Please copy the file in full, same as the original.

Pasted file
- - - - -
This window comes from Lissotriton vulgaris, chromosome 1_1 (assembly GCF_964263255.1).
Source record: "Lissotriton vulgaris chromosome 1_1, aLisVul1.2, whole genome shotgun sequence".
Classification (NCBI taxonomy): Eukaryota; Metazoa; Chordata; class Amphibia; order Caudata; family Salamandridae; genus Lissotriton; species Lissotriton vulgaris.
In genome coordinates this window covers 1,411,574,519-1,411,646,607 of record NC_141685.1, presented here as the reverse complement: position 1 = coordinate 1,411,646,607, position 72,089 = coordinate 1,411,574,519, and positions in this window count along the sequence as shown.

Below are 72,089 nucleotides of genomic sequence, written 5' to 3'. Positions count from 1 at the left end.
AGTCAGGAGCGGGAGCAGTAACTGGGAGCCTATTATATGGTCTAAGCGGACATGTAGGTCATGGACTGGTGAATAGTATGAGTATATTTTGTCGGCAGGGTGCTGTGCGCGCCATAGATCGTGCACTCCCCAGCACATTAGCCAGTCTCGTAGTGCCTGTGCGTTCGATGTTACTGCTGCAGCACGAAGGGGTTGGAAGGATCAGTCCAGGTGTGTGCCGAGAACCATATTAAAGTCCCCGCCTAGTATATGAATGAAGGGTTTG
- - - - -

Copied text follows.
This window comes from Lissotriton vulgaris, chromosome 1_1 (assembly GCF_964263255.1).
Source record: "Lissotriton vulgaris chromosome 1_1, aLisVul1.2, whole genome shotgun sequence".
Classification (NCBI taxonomy): Eukaryota; Metazoa; Chordata; class Amphibia; order Caudata; family Salamandridae; genus Lissotriton; species Lissotriton vulgaris.
In genome coordinates this window covers 1,411,574,519-1,411,646,607 of record NC_141685.1, presented here as the reverse complement: position 1 = coordinate 1,411,646,607, position 72,089 = coordinate 1,411,574,519, and positions in this window count along the sequence as shown.

Below are 72,089 nucleotides of genomic sequence, written 5' to 3'. Positions count from 1 at the left end.
AGTCAGGAGCGGGAGCAGTAACTGGGAGCCTATTATATGGTCTAAGCGGACATGTAGGTCATGGACTGGTGAATAGTATGAGTATATTTTGTCGGCAGGGTGCTGTGCGCGCCATAGATCGTGCACTCCCCAGCACATTAGCCAGTCTCGTAGTGCCTGTGCGTTCGATGTTACTGCTGCAGCACGAAGGGGTTGGAAGGATCAGTCCAGGTGTGTGCCGAGAACCATATTAAAGTCCCCGCCTAGTATATGAATGAAGGGTTTG